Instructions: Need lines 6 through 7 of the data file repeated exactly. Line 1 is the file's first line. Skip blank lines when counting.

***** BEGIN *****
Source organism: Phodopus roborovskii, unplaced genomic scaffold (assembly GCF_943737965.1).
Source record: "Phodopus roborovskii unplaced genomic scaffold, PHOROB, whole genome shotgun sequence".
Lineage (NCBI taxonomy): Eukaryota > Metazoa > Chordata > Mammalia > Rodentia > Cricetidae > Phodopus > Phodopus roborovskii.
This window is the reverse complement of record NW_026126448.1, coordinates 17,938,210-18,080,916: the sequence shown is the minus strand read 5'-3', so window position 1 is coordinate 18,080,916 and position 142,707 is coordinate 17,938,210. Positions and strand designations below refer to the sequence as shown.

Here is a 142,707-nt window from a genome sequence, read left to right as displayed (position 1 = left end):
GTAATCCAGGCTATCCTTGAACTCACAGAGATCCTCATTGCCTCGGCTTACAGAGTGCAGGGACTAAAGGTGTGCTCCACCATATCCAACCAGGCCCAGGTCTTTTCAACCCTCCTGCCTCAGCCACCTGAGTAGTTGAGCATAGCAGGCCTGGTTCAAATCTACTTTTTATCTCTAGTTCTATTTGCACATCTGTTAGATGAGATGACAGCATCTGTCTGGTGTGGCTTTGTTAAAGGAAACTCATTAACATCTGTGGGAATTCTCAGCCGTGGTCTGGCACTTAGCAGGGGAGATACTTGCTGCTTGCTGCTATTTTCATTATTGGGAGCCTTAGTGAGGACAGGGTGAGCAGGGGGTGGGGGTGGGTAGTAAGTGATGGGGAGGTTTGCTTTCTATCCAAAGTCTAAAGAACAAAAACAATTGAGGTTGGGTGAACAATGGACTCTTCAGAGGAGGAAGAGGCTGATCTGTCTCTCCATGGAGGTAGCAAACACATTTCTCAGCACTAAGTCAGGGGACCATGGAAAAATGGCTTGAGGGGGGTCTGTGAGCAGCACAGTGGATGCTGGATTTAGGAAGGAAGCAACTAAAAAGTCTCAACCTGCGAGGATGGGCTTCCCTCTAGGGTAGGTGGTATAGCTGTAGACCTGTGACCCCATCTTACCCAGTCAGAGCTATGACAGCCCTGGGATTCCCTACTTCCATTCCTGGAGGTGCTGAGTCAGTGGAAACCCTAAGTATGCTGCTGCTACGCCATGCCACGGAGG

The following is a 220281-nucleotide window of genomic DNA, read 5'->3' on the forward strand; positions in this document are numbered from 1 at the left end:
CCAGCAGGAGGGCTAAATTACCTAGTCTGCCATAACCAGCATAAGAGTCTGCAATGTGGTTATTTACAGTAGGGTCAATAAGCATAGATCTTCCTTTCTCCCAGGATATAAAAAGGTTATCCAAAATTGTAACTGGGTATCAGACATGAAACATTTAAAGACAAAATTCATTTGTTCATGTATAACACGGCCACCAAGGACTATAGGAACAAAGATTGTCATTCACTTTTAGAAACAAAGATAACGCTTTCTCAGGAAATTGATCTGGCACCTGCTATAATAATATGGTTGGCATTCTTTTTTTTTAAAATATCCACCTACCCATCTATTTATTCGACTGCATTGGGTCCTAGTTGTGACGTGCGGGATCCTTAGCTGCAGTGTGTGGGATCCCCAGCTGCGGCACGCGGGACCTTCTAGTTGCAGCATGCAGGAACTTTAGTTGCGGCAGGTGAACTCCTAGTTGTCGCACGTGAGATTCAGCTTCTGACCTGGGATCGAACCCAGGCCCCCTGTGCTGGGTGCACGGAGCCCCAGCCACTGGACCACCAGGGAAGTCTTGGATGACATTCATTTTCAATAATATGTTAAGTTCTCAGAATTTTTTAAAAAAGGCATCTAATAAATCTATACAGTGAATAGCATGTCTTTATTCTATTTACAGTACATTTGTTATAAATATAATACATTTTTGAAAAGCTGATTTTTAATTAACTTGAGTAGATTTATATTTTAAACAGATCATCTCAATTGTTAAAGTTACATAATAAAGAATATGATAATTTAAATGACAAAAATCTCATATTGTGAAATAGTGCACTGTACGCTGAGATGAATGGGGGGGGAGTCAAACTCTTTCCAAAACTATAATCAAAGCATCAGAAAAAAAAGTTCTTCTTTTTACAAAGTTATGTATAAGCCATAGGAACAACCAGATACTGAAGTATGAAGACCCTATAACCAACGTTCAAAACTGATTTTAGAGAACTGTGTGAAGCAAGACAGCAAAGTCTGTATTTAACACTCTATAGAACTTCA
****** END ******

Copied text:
GTAATCCAGGCTATCCTTGAACTCACAGAGATCCTCATTGCCTCGGCTTACAGAGTGCAGGGACTAAAGGTGTGCTCCACCATATCCAACCAGGCCCAGGTCTTTTCAACCCTCCTGCCTCAGCCACCTGAGTAGTTGAGCATAGCAGGCCTGGTTCAAATCTACTTTTTATCTCTAGTTCTATTTGCACATCTGTTAGATGAGATGACAGCATCTGTCTGGTGTGGCTTTGTTAAAGGAAACTCATTAACATCTGTGGGAATTCTCAGCCGTGGTCTGGCACTTAGCAGGGGAGATACTTGCTGCTTGCTGCTATTTTCATTATTGGGAGCCTTAGTGAGGACAGGGTGAGCAGGGGGTGGGGGTGGGTAGTAAGTGATGGGGAGGTTTGCTTTCTATCCAAAGTCTAAAGAACAAAAACAATTGAGGTTGGGTGAACAATGGACTCTTCAGAGGAGGAAGAGGCTGATCTGTCTCTCCATGGAGGTAGCAAACACATTTCTCAGCACTAAGTCAGGGGACCATGGAAAAATGGCTTGAGGGGGGTCTGTGAGCAGCACAGTGGATGCTGGATTTAGGAAGGAAGCAACTAAAAAGTCTCAACCTGCGAGGATGGGCTTCCCTCTAGGGTAGGTGGTATAGCTGTAGACCTGTGACCCCATCTTACCCAGTCAGAGCTATGACAGCCCTGGGATTCCCTACTTCCATTCCTGGAGGTGCTGAGTCAGTGGAAACCCTAAGTATGCTGCTGCTACGCCATGCCACGGAGG

The following is a 220281-nucleotide window of genomic DNA, read 5'->3' on the forward strand; positions in this document are numbered from 1 at the left end: